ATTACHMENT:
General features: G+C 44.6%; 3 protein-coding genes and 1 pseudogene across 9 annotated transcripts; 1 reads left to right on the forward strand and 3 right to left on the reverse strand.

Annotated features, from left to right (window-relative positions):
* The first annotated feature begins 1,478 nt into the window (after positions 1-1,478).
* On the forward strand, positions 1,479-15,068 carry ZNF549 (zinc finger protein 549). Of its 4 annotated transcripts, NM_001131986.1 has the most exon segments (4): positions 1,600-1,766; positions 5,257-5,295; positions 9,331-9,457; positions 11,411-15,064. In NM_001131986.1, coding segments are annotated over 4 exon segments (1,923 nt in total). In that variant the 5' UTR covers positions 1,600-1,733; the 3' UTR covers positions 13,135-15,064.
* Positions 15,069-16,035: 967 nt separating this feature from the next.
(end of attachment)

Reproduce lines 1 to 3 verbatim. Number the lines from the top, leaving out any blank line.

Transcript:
General features: G+C 44.6%; 3 protein-coding genes and 1 pseudogene across 9 annotated transcripts; 1 reads left to right on the forward strand and 3 right to left on the reverse strand.

Annotated features, from left to right (window-relative positions):
* The first annotated feature begins 1,478 nt into the window (after positions 1-1,478).